Lots of caveats with this data, of course, though I note ‘Kindle’-platform sales include versions of book for which no hardback equivalent exists (Stephen King’s The Colorado Kid), and that results may also be skewed by the fact that Amazon-links on the site lead to print-book versions but not to ‘Kindle’ versions. Also: many of the sales are of books actually sold by third-party vendors; looking at Amazon-only sales would yield totals closer to Amazon’s claims (though hardback sales would still be at least double ‘Kindle’ sales).

(Lots of other sites are, like us, Amazon associates, and I’d love to hear about their data in this regard.)

Wilson's library: Poetry section in the entry hall

There will be advantages to electric books: It will be easier for many of us to find an apartment or house if we do not have to find a home for our habit.  Witness the havoc wrought when the Dallas Morning News book editor didn’t shelve books for a couple weeks (it looks like my place, minus the dirty dishes).  He receives 400 books a week, according to the Book Publicity blog.  All in all, about 300,000 books were published in 2009.  Scott  Bryan Wilson writes about “Inveterate and Unrepentent Book Collecting: A Guide to My Favorite Contact Sport” at The Quarterly Conversation.

At The Onion, Mick Aveling of  Gear-and-Spline Grinder commented,  “Well, if you’re reading a hardcover book, strangers try to start conversations with you. If you’re reading off a Kindle, people just stare at your awesome Kindle.” Unemployed Joe Smith added, “This is the end of an era. I hate to think of an entire generation being deprived of the pleasure of letting a book fall open to the dirty parts.”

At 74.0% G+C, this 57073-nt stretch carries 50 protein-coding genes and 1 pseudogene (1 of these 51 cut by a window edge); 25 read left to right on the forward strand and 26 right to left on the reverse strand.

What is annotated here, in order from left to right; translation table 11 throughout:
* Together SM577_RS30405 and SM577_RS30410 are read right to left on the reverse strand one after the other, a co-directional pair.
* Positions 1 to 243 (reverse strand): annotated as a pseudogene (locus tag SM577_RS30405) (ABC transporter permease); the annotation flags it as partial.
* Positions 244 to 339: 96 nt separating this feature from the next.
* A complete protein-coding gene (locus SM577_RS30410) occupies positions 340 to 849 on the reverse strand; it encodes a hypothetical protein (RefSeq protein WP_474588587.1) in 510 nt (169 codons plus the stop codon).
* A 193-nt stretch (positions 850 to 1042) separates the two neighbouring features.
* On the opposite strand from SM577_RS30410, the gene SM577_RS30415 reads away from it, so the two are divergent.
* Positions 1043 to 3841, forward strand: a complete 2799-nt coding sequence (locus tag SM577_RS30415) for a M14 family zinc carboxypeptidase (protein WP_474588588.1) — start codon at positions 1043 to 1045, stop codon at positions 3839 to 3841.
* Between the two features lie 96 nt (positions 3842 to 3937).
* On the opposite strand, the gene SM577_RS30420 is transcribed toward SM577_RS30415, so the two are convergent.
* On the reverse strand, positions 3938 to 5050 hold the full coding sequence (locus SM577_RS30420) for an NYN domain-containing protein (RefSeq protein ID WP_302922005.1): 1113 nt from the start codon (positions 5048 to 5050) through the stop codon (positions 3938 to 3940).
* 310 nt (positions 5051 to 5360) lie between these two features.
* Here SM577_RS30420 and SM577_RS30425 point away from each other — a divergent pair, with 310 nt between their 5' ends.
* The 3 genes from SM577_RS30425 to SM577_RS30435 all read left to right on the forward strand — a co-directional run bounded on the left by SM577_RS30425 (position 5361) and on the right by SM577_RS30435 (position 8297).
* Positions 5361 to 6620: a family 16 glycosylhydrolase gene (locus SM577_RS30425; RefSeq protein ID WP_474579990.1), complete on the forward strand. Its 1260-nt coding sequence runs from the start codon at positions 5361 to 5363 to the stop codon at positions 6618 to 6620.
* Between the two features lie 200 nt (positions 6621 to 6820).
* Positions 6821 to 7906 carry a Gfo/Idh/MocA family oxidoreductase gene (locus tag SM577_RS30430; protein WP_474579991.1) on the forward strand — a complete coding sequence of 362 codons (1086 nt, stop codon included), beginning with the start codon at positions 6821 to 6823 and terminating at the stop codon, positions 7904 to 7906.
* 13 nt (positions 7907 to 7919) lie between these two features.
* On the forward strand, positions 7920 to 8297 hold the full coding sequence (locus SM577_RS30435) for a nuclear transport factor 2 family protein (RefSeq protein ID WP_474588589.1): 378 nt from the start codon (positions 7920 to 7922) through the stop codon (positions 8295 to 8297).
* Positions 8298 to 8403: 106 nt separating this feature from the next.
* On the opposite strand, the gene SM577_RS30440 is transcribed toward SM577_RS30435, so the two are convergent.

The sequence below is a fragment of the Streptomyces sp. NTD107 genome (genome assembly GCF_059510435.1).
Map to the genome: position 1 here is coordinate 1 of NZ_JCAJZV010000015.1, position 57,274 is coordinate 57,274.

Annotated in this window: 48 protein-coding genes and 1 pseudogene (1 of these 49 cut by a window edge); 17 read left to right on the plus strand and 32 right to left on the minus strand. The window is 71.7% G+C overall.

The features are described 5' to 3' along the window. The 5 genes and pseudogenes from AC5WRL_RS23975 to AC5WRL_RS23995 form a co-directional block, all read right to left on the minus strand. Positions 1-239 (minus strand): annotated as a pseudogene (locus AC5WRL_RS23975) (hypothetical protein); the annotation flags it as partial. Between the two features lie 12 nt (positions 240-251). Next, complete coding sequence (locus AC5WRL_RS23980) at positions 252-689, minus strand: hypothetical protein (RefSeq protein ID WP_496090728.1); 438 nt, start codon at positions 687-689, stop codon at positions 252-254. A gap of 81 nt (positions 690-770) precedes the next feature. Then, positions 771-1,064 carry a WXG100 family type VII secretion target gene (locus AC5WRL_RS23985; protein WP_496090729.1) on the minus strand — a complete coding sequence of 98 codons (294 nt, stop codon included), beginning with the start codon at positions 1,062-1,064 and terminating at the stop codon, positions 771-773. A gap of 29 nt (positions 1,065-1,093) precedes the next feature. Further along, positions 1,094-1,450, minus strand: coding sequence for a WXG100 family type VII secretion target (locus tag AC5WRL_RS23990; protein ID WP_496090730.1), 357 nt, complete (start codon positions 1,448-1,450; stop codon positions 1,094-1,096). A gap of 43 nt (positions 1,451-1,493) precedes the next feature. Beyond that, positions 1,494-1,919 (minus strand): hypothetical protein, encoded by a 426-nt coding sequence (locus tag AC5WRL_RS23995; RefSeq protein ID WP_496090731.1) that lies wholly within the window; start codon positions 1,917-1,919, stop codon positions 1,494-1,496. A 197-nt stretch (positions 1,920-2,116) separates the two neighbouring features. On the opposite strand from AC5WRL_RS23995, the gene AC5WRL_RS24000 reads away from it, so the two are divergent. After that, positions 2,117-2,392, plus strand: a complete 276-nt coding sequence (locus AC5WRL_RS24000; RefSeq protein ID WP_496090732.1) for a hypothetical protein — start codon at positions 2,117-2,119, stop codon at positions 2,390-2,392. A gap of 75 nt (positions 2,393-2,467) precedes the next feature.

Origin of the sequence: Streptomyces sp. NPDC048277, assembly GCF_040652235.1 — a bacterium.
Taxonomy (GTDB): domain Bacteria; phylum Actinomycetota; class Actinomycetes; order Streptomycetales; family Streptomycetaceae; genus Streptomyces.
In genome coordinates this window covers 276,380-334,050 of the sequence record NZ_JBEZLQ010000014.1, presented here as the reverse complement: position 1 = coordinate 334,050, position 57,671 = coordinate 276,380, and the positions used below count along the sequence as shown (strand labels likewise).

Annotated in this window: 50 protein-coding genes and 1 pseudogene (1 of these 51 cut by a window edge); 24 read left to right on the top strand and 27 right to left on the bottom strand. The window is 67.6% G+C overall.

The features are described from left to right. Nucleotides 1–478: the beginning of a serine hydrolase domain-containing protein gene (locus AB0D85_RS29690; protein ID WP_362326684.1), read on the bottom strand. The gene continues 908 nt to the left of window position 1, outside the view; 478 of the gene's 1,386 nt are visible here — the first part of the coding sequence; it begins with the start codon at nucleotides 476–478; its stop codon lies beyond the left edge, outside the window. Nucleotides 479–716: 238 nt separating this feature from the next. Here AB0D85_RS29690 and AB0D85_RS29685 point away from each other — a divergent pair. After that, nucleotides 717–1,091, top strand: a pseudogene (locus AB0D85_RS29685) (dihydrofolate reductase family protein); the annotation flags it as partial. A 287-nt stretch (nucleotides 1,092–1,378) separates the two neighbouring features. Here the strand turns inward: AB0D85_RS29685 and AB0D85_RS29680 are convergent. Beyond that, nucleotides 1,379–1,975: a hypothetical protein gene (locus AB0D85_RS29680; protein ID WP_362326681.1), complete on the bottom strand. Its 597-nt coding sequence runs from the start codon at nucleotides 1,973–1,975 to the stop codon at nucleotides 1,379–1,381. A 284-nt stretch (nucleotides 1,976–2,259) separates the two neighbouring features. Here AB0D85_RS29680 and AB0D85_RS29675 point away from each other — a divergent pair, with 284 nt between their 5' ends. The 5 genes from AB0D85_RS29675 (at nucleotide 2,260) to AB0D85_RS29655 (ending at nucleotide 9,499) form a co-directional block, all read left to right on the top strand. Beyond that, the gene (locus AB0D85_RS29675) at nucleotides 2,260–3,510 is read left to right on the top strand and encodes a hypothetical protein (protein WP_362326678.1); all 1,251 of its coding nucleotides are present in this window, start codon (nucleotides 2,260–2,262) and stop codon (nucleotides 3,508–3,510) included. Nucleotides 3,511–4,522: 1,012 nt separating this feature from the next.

Morgan Meis of Antwerp could have told him that the dirty bits are on the cover.   He writes in The Owls:  “There is nothing sexier than a book you haven’t read yet. Especially if it has a nice cover and nice fonts. Especially if it is by someone with an aura. The volumes of Kierkegaard’s writings put out by Princeton University Press used to drive me crazy [see left]. The block of color on top and the pure black underneath. The line drawing of Kierkegaard’s profile in an oval in the middle of the book.”

Wait till he sees the cover of Kierkegaard’s The Seducer’s Diary featured  at Sutura — at right.  It’s positively obscene.

San Francisco’s “finger man”: Zborowski revisited

Saturday, July 24th, 2010

Michelangelo painted the original "finger man"

I’m preparing for an interview with nonagenarian historian and poet Robert Conquest on Monday.  To that end, I purchased a battered $2.44 copy of his classic work, The Great Terror, from amazon.  I expected it to be a dry exhalation of facts and statistics.

Not a chance.  It’s rather a 500-page thriller.  Naturally, given my post of a few days ago about San Francisco’s Mark Zborowski, a medical anthropologist at Mt. Zion Hospital, I checked for Zborowski’s name in the index.

Conquest didn’t fail me.  Far from “colorless,” Zborowski sounds positively Shakespearean.  Here’s Conquest on the murder of Trotsky’s son, Lev Sedov:

The next NKVD agent to penetrate Trotsky’s political family was the extraordinary Mark Zborowski, of whom it has been said that he everywhere “left behind a trail of duplicity and blood worthy of a Shakespearean villain,” and who, after establishing himself in the United States as a respectable anthropologist at Columbia and Harvard, was finally exposed and convicted on charges of perjury in December 1958, getting a five- to seven-year term.